[3:25 pm] I scarf down that slice like it was air and see the cop come out. He doesn’t look at me and instead heads straight for his car. Oh well. Then I turn around and I see the cop talking to his partner and pointing to me. Yes! This was huge because I know police officers aren’t supposed to do this at all. I text Grace: “Cops jumping me.” They pull up in front of me and use my cables because they don’t have any. The cop comments that my cables are thin and that when he put them on there wasn’t a spark. We try anyway and my car rumbles ever so slightly during ignition with no success. We let it charge for a few minutes and try again. Nothing. The cop then tells me to ask the delivery guy for his cables and he brings cables that are definitely thicker than mine. We charge it and try and get a little more rumble than before. Now the cop is confident that it’ll work. We give it a few more minutes, turn the ignition…and we have life! It worked! All this time I could have been jump-started if I just had better cables. The cop tells me to call the towing company to ask where they are and I tell him my phone is dead and he quickly lends me his phone. I break out my handwritten list of phone numbers and tell C&R that I got my car to start and they tell me they’re 8 blocks away. The cop and I agree that I rather as well get the battery now as opposed to driving over to an Auto Zone and wait longer for a new battery. I really wanted to stick it to C&R and tell them to forget it, but that would have made my six-hour wait pointless. I thank the cop and ask if he wanted more pizza and also ask the delivery guy if he wanted anything too, but they both happily decline and everyone departs ways.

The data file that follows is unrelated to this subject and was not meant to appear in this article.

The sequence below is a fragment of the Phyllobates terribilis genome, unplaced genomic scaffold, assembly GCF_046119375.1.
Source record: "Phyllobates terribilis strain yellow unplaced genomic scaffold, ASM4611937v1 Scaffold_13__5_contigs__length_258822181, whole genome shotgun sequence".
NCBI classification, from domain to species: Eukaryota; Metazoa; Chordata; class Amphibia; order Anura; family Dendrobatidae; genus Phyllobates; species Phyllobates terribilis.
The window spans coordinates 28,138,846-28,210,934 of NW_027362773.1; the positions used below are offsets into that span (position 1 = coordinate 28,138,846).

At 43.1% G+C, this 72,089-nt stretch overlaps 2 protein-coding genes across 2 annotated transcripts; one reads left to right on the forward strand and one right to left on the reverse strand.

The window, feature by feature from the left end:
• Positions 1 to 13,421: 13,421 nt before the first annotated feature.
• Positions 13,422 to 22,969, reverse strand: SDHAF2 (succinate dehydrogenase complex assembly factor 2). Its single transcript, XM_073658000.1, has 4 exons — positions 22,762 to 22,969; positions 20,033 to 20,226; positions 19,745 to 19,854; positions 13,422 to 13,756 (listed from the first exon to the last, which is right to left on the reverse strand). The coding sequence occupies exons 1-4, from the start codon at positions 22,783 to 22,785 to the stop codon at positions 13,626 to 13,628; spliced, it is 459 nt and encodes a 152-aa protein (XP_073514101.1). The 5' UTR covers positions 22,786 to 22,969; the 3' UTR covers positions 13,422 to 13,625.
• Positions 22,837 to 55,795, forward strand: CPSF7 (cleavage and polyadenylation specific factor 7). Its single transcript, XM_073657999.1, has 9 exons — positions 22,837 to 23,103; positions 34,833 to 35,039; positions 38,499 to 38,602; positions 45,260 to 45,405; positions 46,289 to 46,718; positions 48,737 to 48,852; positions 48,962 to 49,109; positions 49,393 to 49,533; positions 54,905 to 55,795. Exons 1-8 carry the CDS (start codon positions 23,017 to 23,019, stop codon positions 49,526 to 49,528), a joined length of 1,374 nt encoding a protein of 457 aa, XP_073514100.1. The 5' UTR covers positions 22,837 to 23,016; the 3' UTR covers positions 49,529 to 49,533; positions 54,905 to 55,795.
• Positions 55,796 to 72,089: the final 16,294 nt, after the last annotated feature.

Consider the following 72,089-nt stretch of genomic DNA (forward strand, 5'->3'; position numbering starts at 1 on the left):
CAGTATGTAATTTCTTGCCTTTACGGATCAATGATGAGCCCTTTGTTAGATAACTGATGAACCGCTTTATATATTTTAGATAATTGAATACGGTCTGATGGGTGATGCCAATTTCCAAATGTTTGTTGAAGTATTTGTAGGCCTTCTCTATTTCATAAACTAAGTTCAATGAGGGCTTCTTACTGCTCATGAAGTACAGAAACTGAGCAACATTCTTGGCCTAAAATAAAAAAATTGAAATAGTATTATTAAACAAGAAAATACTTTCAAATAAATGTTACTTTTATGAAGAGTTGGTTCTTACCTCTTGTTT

[4:04 pm] I pull my car forward and closer to the curb while keeping the engine on to charge the battery. I was so happy and felt relaxed for once. Within five minutes the tow truck guy pulls up. I was half betting that the guy probably brought out the wrong battery, but he seemed very nice and he quickly installed the new battery while teaching me a few things about car batteries, alternators, and how to know the difference when one is failing. Car was fixed and I headed over to my dad’s house to pick CJ up and went home without any more hiccups.
It was not a good day, but I’m really thankful for my family helping out when I was in need, and for meeting three great guys who didn’t have to, but made things much more bearable for me. I learned four things: I was right in that God is faithful as He certainly cares for me even during the mundanes of life, the presence of someone else during distress is priceless, sitting in a car all day will make anyone go crazy, and to have really thick and reliable jumper cables in the back of my car.